framework as well as what kinds of activities you may want to
include. Once you have a high-level plan, it's time to start
developing the core elements of an effective presentation: slides
and handouts. This puts you in the development phase.
What can go wrong at the development phase?
Now your presentation plan comes to life. You are creating slides,
writing handouts, and jotting down talking points. Development is
the incarnation of your planning phase. At this stage you will
confront many questions. How many slides should you produce? Should
you have a handout? If yes, what type? What kinds of presenter
notes should you develop? Here's some common development missteps.
Death by PowerPoint. How many slides should you
develop for your presentation? Presentations such as classroom
lectures or webinars are paced by the presenter - not the learners.
Consequently, presentations run a greater risk of causing mental
overload than self-paced media such as books or asynchronous
e-learning. Too many complex slides can overload. Alternatively,
too few slides can fail to sustain attention due to lack of visual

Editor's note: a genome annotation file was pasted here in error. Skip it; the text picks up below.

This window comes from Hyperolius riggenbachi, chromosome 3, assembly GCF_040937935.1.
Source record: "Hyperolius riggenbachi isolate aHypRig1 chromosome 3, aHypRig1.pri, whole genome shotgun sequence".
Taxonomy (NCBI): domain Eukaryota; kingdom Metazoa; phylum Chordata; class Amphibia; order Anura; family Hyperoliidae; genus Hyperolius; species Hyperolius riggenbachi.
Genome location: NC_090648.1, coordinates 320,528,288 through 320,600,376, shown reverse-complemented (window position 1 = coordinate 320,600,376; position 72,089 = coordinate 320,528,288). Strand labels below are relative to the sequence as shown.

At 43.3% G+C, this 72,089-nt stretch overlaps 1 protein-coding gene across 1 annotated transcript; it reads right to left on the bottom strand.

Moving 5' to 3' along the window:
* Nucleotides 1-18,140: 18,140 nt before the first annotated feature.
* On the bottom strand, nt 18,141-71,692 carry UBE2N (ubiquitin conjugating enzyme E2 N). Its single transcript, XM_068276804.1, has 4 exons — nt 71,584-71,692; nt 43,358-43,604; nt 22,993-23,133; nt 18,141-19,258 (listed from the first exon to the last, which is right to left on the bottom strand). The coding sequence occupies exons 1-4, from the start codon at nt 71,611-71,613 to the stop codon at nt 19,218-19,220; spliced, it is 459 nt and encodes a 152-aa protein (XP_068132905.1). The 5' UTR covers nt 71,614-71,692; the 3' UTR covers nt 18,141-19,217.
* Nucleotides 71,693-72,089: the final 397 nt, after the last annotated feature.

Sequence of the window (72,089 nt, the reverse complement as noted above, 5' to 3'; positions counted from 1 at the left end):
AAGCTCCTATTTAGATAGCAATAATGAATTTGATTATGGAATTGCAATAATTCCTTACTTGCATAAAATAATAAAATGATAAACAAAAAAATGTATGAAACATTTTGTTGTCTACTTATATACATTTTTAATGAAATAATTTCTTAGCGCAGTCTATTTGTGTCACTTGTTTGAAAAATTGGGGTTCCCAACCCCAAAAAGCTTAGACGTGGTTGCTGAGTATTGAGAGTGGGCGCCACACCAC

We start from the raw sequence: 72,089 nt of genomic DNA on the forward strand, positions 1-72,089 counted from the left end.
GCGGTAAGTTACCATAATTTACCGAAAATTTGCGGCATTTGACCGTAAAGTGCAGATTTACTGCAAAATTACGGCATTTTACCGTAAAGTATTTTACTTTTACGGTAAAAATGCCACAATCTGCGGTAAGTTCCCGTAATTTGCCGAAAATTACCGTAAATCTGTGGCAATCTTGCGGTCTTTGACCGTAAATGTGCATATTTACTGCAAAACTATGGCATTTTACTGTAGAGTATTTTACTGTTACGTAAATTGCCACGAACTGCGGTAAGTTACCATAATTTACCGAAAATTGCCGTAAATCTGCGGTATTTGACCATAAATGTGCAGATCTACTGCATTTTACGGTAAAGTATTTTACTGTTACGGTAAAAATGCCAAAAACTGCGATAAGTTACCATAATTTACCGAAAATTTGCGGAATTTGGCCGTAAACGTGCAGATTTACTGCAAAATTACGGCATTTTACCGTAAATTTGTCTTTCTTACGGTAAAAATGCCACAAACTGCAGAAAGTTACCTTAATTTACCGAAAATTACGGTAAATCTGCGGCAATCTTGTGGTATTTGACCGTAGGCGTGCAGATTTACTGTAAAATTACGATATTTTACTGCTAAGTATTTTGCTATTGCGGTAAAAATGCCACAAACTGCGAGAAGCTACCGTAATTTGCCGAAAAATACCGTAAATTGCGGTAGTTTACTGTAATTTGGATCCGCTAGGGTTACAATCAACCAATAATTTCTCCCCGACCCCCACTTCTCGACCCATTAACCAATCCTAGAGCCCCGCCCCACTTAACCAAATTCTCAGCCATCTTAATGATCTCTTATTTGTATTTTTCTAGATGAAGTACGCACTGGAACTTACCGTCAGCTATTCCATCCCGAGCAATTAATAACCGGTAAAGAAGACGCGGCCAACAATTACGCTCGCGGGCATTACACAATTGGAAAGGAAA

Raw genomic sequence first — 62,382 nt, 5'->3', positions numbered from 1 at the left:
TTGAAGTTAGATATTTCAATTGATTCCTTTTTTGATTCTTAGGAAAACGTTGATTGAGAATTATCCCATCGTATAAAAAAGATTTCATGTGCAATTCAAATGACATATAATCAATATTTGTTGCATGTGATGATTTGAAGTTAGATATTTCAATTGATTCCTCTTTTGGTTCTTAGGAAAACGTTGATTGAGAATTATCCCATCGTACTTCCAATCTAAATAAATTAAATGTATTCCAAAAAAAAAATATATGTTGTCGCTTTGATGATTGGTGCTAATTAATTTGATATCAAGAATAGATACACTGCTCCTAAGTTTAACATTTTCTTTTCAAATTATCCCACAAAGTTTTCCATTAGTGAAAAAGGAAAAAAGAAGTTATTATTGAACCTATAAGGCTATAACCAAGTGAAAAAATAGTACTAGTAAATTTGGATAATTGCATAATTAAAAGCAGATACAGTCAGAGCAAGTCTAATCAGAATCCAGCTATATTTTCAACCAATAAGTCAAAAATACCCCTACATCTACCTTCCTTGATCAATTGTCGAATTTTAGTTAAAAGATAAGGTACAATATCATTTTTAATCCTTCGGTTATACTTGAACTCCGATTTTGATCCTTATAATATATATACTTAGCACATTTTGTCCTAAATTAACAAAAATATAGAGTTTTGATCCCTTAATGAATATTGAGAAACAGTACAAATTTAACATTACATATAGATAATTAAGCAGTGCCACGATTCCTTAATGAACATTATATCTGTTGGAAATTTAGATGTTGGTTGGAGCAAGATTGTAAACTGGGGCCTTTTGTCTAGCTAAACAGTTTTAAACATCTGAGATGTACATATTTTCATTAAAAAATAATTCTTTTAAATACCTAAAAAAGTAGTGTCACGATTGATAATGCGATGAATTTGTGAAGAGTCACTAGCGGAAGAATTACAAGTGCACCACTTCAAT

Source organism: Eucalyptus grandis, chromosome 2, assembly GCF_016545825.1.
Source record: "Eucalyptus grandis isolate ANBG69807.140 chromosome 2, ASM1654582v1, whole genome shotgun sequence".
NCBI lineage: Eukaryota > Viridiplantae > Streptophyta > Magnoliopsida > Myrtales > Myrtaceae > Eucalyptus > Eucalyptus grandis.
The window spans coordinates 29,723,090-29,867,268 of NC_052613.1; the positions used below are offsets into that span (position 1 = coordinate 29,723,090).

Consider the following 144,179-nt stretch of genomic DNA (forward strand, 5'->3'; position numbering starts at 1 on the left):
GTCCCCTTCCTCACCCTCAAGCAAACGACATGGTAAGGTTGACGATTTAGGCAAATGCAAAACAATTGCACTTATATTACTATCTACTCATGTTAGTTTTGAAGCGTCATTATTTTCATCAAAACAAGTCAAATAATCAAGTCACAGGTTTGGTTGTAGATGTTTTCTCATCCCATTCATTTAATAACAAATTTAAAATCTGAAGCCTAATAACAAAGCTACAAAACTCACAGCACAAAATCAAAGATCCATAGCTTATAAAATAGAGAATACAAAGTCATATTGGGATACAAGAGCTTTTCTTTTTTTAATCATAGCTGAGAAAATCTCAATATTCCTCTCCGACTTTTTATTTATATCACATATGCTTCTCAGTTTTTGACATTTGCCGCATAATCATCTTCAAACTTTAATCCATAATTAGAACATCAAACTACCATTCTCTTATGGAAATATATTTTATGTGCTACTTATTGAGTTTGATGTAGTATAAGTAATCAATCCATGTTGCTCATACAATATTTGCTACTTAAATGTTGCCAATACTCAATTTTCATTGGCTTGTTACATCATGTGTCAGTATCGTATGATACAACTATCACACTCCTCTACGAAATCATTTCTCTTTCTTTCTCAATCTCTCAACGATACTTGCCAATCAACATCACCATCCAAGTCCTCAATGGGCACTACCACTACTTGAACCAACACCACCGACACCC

interest and stagnation. I know of no evidence supporting any
specific metric for numbers of slides. In my own presentations I
average one slide per minute. So for an hour conference session,
I'll typically develop 55 - 65 slides. This does not mean I show
one slide every minute. During a short activity a single slide
might remain in place for several minutes. During an explanation, I
might have six slides for one topic and two for another. In
contrast, I've heard really great keynote presentations based on
maybe 10 or 12 slides. You will need to consider the complexity of
the topic, and the background and size of your audience as well as
the delivery media and setting. A keynote for 500 will benefit from
a different solution than a smaller presentation for 15.
No visual interest. The worst case? No visuals at
all. There are no slides, or the slides are walls of words. There
are a few talented speakers who can command and sustain attention
through their voice alone. But for the purpose of learning, even a
talented speaker can get a better result by using effective
visuals. Be visual from the start. I recommend a title slide that
uses a visual to generate interest, arouse curiosity, and convey
the purpose of the session.
Handouts. By handout I refer to a physical,
usually print-based, guide given to participants at the start of a
presentation. Until recently, most handouts were printouts of the
presentation slides. In the last few years, many conference
organizers have requested different formats. For example, rather
than pages of slides, they request a brief text summary,
references, and a job aid to help attendees apply the ideas of the
presentation after the event.
There is no single best handout, but I do feel that handouts of